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Effects of long term foley use on bladder capacity

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    Effects of long term foley use on bladder capacity

    I just spoke with my physiatrist and I am kinda freaked out because he gave me a big lecture on how if I continue using an indwelling I'll never be able to I/C or have a Mitrofanoff unless I get a bladder augumentation. Anyone been in a similar situation?

    "Learn from yesterday, live for today, hope for tomorrow"
    ~ Anon
    Emily, C-8 sensory incomplete mom to a 8 year old and a preschooler. TEN! years post.

    #2
    I know there have been some good posts on this forum concerning this topic, but I'll be darned if I can find them tonight. I think it is possible for some people to go back to an IC program after having a foley, but it may take some time to get your volumes back to where they were. I don't think it is accurate to say you will "never" be able to go back. Everybody's bladder is different. (EMK)
    The SCI-Nurses are advanced practice nurses specializing in SCI/D care. They are available to answer questions, provide education, and make suggestions which you should always discuss with your physician/primary health care provider before implementing. Medical diagnosis is not provided, nor do the SCI-Nurses provide nursing or medical care through their responses on the CareCure forums.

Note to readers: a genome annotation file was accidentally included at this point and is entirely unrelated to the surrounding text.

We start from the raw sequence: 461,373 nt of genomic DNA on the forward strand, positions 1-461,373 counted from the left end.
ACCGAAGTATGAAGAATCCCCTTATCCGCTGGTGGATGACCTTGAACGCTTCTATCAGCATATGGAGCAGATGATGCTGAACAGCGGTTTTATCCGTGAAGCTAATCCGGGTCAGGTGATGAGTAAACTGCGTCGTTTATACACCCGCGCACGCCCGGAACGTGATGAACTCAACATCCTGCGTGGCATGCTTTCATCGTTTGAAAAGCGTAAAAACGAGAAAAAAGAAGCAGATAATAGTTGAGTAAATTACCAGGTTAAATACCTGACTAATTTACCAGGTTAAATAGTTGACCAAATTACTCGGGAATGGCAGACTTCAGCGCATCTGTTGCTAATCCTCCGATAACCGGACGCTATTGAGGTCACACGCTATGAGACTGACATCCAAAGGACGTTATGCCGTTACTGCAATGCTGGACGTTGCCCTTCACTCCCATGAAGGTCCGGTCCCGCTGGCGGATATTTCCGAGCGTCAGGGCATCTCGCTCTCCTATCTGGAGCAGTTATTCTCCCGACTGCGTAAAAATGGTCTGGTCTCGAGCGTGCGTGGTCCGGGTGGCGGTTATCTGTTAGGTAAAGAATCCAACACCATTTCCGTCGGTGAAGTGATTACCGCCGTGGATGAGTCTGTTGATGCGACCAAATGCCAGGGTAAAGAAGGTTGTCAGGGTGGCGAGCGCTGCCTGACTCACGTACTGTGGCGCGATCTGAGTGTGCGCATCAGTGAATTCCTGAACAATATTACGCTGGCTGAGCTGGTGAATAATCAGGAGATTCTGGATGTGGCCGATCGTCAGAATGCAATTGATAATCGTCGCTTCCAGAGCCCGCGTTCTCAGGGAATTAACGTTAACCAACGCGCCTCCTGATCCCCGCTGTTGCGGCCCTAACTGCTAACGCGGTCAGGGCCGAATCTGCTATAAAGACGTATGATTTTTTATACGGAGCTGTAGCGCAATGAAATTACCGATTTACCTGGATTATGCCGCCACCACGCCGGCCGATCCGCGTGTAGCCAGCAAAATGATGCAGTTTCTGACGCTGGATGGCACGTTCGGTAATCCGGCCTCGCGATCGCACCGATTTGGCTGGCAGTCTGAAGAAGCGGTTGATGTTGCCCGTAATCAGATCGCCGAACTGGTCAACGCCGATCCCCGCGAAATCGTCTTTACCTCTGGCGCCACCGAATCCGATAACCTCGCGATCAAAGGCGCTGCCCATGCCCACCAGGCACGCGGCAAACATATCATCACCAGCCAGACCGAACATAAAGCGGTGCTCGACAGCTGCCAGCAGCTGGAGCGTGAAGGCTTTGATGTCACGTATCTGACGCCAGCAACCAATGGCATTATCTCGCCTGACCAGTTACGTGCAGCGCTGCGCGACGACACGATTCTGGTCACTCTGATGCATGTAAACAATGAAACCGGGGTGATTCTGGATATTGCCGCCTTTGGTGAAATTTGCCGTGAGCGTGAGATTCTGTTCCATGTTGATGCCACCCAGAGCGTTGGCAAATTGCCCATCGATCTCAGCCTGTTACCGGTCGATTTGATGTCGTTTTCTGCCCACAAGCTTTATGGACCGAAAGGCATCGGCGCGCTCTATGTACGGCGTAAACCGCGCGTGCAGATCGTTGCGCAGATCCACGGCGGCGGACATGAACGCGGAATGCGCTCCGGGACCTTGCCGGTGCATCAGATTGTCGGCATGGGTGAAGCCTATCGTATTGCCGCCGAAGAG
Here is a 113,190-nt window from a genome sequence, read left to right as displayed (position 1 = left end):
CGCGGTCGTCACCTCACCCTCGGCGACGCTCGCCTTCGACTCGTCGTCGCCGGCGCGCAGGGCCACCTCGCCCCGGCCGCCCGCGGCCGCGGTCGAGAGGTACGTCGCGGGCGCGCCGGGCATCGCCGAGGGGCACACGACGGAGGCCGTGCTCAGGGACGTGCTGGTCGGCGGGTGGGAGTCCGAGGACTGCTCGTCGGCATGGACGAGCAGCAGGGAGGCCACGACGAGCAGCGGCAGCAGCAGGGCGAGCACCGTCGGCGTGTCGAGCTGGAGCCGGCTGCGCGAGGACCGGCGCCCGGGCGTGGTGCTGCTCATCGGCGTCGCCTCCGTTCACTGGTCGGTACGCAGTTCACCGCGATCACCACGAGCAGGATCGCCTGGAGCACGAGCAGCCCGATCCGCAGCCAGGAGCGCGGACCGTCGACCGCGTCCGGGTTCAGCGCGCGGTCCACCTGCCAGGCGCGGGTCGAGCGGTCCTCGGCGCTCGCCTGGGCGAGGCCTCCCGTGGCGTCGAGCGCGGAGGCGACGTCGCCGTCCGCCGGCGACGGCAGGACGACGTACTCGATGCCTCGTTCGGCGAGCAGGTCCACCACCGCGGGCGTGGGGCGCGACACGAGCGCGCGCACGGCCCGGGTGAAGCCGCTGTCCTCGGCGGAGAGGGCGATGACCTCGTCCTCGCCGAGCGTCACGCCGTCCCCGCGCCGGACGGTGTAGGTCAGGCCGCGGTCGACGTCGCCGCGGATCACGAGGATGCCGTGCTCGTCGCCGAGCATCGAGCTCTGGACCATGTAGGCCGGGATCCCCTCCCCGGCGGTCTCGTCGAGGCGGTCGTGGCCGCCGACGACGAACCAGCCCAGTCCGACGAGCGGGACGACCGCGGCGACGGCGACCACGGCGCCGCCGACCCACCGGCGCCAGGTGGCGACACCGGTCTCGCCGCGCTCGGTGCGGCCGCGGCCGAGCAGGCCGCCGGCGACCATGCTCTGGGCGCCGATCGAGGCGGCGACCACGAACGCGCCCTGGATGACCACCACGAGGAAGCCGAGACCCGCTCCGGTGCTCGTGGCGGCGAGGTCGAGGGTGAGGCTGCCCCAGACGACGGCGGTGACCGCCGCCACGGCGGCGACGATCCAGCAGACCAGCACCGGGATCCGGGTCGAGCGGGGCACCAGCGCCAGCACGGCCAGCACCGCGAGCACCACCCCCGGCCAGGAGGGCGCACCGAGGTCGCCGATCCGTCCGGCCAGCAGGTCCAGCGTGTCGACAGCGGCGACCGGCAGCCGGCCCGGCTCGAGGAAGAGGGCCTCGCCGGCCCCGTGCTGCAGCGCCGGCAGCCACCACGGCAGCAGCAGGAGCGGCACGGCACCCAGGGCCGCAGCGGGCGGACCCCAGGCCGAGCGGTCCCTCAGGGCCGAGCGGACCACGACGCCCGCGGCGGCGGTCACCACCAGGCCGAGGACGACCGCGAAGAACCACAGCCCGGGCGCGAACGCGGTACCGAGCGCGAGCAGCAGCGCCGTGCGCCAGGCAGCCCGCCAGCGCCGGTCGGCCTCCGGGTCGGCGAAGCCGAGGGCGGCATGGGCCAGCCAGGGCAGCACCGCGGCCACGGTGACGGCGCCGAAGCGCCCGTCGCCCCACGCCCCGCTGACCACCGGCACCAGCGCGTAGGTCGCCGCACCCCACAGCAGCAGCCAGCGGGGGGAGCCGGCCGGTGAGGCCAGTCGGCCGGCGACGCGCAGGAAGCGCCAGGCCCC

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      #3
      i have a super pubic

      i cant remember specifics but you start clamping off catheter and gradually build up bladder capacity over 2 or 3 months to whatever is a reasonable amount then do away with indwelling.

      urology seems to be a very opinionated occupation, ask ten urologist same question get ten differant answers

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        #4
        One of the reasons we recommend that everyone using an indwelling catheter stay on an anticholergic drug (Ditropan, Detrol, etc.) is that this will reduce the natural bladder shrinkage that accompanies constant drainage of urine with a catheter. (this will also reduce your risks of both reflux and leaking around the catheter).

        Even with the use of these medications though, over time the bladder with get contracted. Any muscle that is not stretched and exercised with do the same. I would not recommend clamping the catheter on your own without working closely with a good urologist. Clamping of the catheter can cause serious reflux of colonized urine to your kidneys, resulting in kidney damage and/or infection, and clamping can also cause very serious AD.

        If someone wants to go to intermittent cath after years of using an indwelling catheter often this will require a procedure such as an augmentation to be fully successful.

        In addition to the above, we are very reluctant to have younger people use indwelling catheters due to the significantly increased risk of bladder cancer with long term use. For someone who starts using one in their 70s or 80s this is probably not much of a concern as we know that the risk stays fairly low until after 10 years of use, but it is a concern for someone in their 20s, 30s, or 40s (and sometimes beyond this).

        (KLD)
        The SCI-Nurses are advanced practice nurses specializing in SCI/D care. They are available to answer questions, provide education, and make suggestions which you should always discuss with your physician/primary health care provider before implementing. Medical diagnosis is not provided, nor do the SCI-Nurses provide nursing or medical care through their responses on the CareCure forums.

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          #5
          good advice nurse